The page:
Archive for May, 2018

Icon Explorer – FreeFile Review

Icon Explorer is a program that enables the viewing, extraction, and saving of icons from programs(EXE and DLL) and from icon libraries (ICL). The program is for Windows only. It is portable; it requires no installation; just unzip and click to run.

To extract icons, navigate to the EXE or DLL within the Icon Explorer’s included Explorer panel. When all the icons contained in the EXE or DLL appear in Icon Explorer’s main window, you can save one or all icons by right-clicking. The icons can be saved as individual icons or as icon libraries.

What’s Good – The simplicity of the program. It has only a few settings to adjust (I found the defaults to be good), and an icon in the upper-right corner to choose one of five nice looking themes. The program does its job with a minimum of effort.

What’s Bad – I found nothing negative.

— — — — The Bottom Line — — — —

Obviously, Icon Explorer is a program that is used infrequently, even by power users, so the simplicity of it is clearly a good thing. Users who love tweaking their Windows PCs will be happy with Icon Explorer. Casual users can skip this program.

Download Icon Explorer HERE

Read more FreeFile Reviews at DanKostecki.com

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Meet Norway’s Modern-Day Vikings [video]

Most Powerful Photos Of Last Week – May 2018

BuzzFeed published these newsworthy photos.

The Professional Mourners of Arlington Cemetery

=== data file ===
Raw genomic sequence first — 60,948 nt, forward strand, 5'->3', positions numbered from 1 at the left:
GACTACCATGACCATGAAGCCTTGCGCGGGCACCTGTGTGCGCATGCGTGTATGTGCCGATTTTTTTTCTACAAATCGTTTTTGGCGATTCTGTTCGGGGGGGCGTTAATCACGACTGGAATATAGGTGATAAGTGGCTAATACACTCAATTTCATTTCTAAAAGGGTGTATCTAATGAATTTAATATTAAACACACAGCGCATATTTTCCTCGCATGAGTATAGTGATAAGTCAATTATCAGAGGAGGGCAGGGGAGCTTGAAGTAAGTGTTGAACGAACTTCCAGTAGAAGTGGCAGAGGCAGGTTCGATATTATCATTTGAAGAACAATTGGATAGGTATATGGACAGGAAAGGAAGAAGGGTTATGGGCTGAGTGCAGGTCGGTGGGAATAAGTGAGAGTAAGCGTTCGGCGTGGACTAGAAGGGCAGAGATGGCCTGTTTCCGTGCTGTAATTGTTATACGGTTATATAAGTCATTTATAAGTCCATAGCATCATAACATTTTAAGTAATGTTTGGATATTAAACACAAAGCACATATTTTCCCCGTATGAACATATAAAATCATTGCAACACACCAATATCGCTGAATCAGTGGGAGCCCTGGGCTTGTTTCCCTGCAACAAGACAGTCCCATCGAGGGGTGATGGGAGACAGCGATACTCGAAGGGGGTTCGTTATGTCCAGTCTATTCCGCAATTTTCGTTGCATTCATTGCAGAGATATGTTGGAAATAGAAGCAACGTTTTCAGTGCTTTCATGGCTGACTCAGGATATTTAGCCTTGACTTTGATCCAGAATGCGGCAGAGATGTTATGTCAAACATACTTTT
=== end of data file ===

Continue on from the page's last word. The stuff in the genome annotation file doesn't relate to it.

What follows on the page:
According to MentalFloss –

Hoyt Vandenberg, Chief of Staff for the United States Air Force, was driving to his office in the Pentagon in 1948 when he noticed a funeral being conducted at Virginia’s Arlington National Cemetery. There was no sea of crisp uniforms or sobbing family members. Aside from the chaplain and the Honor Guard, there was no one there at all. Vandenberg didn’t like it. Soldiers, he felt, deserved the presence of at least one civilian to bear witness to their burial. His wife, Gladys, agreed. She set about recruiting friends and wives of the enlisted to begin attending Air Force funerals, even though many of the deceased were complete strangers. They called themselves the Officers Wives Club and acted as both military representatives and as proxies for family members who might not be able to afford to travel to Arlington for services.

Continue reading HERE.

Farming Mozuku – Japan’s Seaweed Delicacy [video]

A Town Called Asbestos [video]

Photos of Hawaii’s Lava Flows

BuzzFeed published some stunning photos from Kilauea volcano’s current eruption.


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